Depending on where an organization is in their upgrade cycle, it may be a few years until a new networking solution is needed and everyone is due for new work phones and laptops. And even if organizations are ready to upgrade now, they may opt to stick with what they know and wait to adopt WiFi 6 on their next upgrade cycle once more devices, APs, routers, and other equipment options are available and have a proven track record.

Upgrading Your Whole Network is Inherently Disruptive

Upgrading is also disruptive, impacting productivity while the network is offline and potentially presenting a learning curve as workers familiarize themselves with new devices and equipment. As such, many organizations try to minimize the number of times they upgrade or may time their upgrades for periods of downtime when business is likely to be slow, and the impact of the disruption can be minimized. 

Your WiFi Network & Devices are Just One Piece of the Enterprise Network Puzzle

When most companies think of WiFi, they think of the devices that rely on the network and the visible equipment, such as APs, that support them. However, upgrading your WiFi network, laptops, tablets, smartphones, and desktops is only the beginning. 

To fully enjoy the benefits WiFi 6 offers, organizations will need to upgrade their entire network infrastructure, which can be costly and highly disruptive. Only upgrading your WiFi can present compatibility issues with the rest of your IT infrastructure, so you will need to conduct a holistic review of your existing IT ecosystem before committing to WiFi 6.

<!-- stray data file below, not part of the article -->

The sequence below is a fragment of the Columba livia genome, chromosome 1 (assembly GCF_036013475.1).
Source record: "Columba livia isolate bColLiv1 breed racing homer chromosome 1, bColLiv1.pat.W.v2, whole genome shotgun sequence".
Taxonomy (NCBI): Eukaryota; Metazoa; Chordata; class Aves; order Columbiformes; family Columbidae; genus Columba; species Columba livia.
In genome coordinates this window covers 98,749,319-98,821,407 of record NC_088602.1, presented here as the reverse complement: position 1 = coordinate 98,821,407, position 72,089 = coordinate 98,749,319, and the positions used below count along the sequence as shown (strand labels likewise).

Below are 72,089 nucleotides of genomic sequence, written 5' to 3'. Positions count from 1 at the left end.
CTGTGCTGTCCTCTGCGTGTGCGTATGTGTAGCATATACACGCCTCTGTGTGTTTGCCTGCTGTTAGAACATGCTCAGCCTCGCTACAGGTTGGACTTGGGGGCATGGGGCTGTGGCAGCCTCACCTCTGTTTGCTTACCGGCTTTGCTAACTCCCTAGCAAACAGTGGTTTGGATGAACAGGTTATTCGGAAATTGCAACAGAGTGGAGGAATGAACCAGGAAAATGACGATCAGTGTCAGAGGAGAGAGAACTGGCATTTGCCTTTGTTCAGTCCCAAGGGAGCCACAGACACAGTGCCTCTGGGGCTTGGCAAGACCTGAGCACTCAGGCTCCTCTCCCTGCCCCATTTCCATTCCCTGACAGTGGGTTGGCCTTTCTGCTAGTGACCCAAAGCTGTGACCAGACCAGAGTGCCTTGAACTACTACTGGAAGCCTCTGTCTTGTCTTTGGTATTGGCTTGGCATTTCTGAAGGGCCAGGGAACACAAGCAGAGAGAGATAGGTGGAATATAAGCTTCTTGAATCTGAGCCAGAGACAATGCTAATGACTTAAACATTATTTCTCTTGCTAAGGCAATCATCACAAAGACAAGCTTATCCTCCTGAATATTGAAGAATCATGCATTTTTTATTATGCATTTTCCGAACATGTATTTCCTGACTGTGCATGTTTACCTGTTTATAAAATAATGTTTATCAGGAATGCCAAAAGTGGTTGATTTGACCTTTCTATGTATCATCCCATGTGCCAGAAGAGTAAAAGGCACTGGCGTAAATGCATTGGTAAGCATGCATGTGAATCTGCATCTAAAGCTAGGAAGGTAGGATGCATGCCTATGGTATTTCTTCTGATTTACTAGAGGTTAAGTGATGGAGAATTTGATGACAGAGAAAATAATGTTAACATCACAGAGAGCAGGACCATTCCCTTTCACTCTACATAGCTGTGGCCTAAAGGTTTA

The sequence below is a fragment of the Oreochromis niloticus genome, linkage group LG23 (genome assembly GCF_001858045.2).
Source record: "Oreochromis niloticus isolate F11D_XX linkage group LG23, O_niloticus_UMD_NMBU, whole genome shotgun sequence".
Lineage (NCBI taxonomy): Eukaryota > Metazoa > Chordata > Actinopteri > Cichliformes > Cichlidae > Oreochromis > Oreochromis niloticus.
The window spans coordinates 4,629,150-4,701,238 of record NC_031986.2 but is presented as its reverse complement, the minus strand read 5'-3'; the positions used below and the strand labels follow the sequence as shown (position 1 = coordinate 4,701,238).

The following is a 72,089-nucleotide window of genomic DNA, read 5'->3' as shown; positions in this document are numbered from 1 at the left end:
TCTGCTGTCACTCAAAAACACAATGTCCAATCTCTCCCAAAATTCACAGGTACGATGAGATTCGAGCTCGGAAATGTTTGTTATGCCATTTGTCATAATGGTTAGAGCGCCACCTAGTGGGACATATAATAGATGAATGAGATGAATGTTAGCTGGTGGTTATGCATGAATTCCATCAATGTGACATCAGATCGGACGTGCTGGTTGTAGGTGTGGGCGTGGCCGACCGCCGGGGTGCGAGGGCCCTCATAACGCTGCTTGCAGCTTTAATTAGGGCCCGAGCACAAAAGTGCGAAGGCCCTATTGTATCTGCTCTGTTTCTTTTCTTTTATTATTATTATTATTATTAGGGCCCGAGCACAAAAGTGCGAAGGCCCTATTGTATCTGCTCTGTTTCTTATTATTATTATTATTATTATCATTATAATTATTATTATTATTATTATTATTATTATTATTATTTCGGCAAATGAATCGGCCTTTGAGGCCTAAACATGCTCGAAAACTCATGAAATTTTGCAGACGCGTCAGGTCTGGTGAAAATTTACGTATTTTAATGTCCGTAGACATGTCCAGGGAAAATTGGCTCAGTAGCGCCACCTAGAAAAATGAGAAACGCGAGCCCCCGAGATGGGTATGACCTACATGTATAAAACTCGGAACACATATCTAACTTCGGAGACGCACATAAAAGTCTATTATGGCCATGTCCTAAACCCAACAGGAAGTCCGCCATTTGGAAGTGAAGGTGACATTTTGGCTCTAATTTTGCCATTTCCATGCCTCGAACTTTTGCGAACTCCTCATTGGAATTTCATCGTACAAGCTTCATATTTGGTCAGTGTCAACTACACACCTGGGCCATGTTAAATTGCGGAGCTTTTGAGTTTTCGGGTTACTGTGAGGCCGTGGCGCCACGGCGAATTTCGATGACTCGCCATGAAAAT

WiFi 6 Currently Presents Compatibility Issues

Because WiFi 6 is still relatively new, it presents a number of compatibility issues organizations need to be aware of. For example, a number of WiFi adapters produced by Intel have known issues with WiFi 6. Though Intel has released driver updates to fix this issue, these updates are not included in any Windows updates, so they will need to be updated manually. 

Compatibility issues can wreak havoc on your network, preventing your workers from completing tasks and bringing productivity to a grinding halt. As such, it is critical that you do your research before you commit to upgrading and consider consulting the experts to ensure you’ve covered all your bases. 

Whether you choose to upgrade now or continue to wait, it is vital that your equipment is correctly installed and configured to ensure your network remains secure. For more information about WiFi 6, or to begin planning your network upgrade, please contact our team today.